SantaFe Ants

Written by Linda MacPhee-Cobb

February 27th, 2008 at 5:00 am

Posted in game ai,source code

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Source code to simulate people at a party

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I’ve covered a fair bit of simulations of people in news stories and recently read a chapter on people simulations in ‘ The Magic Machine: A Handbook of Computer Sorcery‘ and thought it was time to try a simple simulation.

This source code simulates 3 groups at a party. One group has a personal comfort zone of 1 foot, one group a zone of two feet and one a zone of three feet. Each group is a different color. The people start in random locations. As the party progresses and people move about they try to keep other people at their personal comfort zone. Each person moves to the square nearest himself that maximizes the comfort zone for himself. If that is not possible the person moves to a random spot ( mingles ).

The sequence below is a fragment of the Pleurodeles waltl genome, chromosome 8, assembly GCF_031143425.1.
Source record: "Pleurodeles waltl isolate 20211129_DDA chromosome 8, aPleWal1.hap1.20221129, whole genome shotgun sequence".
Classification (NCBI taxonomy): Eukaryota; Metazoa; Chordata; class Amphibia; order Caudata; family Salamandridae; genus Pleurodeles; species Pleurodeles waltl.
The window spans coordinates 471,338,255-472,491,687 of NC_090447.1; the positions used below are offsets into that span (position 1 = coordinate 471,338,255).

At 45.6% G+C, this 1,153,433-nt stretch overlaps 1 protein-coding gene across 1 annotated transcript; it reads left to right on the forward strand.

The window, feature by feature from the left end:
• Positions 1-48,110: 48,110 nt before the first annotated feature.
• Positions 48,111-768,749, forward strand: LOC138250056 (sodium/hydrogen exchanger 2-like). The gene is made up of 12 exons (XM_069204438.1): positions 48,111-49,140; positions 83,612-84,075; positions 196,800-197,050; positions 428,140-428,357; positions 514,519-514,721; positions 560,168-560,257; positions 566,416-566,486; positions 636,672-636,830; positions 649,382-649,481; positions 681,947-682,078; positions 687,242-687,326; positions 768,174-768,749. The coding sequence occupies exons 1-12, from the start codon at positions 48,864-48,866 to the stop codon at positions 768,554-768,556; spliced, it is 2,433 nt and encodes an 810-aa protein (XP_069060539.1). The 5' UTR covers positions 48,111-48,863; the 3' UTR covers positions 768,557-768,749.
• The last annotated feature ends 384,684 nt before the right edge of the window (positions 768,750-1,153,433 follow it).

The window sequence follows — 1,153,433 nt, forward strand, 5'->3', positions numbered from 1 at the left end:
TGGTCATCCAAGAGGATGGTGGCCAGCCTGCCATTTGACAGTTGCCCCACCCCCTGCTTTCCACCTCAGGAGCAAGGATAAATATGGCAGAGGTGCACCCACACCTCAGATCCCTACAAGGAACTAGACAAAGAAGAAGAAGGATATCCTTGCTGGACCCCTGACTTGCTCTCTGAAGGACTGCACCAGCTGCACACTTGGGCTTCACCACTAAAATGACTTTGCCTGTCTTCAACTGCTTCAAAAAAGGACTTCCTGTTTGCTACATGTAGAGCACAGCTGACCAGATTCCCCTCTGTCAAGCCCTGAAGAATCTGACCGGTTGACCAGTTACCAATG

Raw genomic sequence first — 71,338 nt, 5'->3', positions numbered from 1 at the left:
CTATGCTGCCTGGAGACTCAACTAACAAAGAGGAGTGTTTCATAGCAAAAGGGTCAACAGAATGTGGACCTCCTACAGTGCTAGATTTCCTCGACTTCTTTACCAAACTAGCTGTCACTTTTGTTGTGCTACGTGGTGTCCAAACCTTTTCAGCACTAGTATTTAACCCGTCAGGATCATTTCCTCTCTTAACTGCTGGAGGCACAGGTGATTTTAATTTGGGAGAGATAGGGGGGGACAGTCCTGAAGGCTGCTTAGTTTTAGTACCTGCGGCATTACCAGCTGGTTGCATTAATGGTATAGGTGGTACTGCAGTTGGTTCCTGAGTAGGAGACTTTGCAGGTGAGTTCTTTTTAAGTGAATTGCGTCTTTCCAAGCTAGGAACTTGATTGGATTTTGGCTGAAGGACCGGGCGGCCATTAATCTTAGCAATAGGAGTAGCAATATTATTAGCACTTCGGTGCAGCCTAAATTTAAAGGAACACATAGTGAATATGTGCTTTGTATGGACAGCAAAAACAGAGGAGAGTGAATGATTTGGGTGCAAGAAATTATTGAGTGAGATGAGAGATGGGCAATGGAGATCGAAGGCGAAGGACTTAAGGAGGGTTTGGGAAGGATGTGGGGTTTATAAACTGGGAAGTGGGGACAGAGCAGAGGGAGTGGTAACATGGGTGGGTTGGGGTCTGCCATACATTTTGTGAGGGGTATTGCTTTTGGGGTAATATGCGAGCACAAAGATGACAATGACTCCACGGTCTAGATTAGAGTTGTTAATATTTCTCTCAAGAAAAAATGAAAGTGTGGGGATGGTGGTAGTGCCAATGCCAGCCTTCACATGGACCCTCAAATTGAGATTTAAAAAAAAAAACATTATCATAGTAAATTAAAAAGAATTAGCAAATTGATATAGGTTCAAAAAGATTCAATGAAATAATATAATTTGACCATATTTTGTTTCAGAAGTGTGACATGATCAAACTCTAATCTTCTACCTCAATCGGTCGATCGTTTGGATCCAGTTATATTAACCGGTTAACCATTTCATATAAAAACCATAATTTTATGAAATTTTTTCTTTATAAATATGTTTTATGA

If you deduct happiness from a person when they are crowded or lonely they move more than if no happiness points are deducted. They mingle more, deducting no points the crowd is more likely to form groups.

The code is heavily commented and should be easy to follow, source code is in Java.

party.tar.gz

Written by Linda MacPhee-Cobb

February 13th, 2008 at 5:00 am